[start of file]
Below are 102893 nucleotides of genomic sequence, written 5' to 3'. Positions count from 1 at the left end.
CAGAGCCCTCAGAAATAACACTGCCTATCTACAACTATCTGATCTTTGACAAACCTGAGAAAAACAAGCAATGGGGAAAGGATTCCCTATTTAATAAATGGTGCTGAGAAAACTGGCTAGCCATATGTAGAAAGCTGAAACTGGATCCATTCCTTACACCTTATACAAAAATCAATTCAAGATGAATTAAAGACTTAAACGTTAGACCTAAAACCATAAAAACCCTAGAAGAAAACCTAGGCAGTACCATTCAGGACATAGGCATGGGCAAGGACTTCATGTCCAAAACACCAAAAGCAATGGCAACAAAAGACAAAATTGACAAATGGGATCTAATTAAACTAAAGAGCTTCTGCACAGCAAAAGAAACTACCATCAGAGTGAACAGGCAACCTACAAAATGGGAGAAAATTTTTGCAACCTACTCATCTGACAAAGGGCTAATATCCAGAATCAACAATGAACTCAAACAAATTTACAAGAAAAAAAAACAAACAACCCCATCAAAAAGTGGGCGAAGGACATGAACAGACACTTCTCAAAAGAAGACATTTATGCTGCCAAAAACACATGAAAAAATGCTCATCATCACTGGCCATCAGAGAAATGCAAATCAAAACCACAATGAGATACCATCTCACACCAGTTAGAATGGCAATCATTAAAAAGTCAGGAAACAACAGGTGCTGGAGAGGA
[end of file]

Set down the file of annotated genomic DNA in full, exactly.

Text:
Below are 102893 nucleotides of genomic sequence, written 5' to 3'. Positions count from 1 at the left end.
CAGAGCCCTCAGAAATAACACTGCCTATCTACAACTATCTGATCTTTGACAAACCTGAGAAAAACAAGCAATGGGGAAAGGATTCCCTATTTAATAAATGGTGCTGAGAAAACTGGCTAGCCATATGTAGAAAGCTGAAACTGGATCCATTCCTTACACCTTATACAAAAATCAATTCAAGATGAATTAAAGACTTAAACGTTAGACCTAAAACCATAAAAACCCTAGAAGAAAACCTAGGCAGTACCATTCAGGACATAGGCATGGGCAAGGACTTCATGTCCAAAACACCAAAAGCAATGGCAACAAAAGACAAAATTGACAAATGGGATCTAATTAAACTAAAGAGCTTCTGCACAGCAAAAGAAACTACCATCAGAGTGAACAGGCAACCTACAAAATGGGAGAAAATTTTTGCAACCTACTCATCTGACAAAGGGCTAATATCCAGAATCAACAATGAACTCAAACAAATTTACAAGAAAAAAAAACAAACAACCCCATCAAAAAGTGGGCGAAGGACATGAACAGACACTTCTCAAAAGAAGACATTTATGCTGCCAAAAACACATGAAAAAATGCTCATCATCACTGGCCATCAGAGAAATGCAAATCAAAACCACAATGAGATACCATCTCACACCAGTTAGAATGGCAATCATTAAAAAGTCAGGAAACAACAGGTGCTGGAGAGGA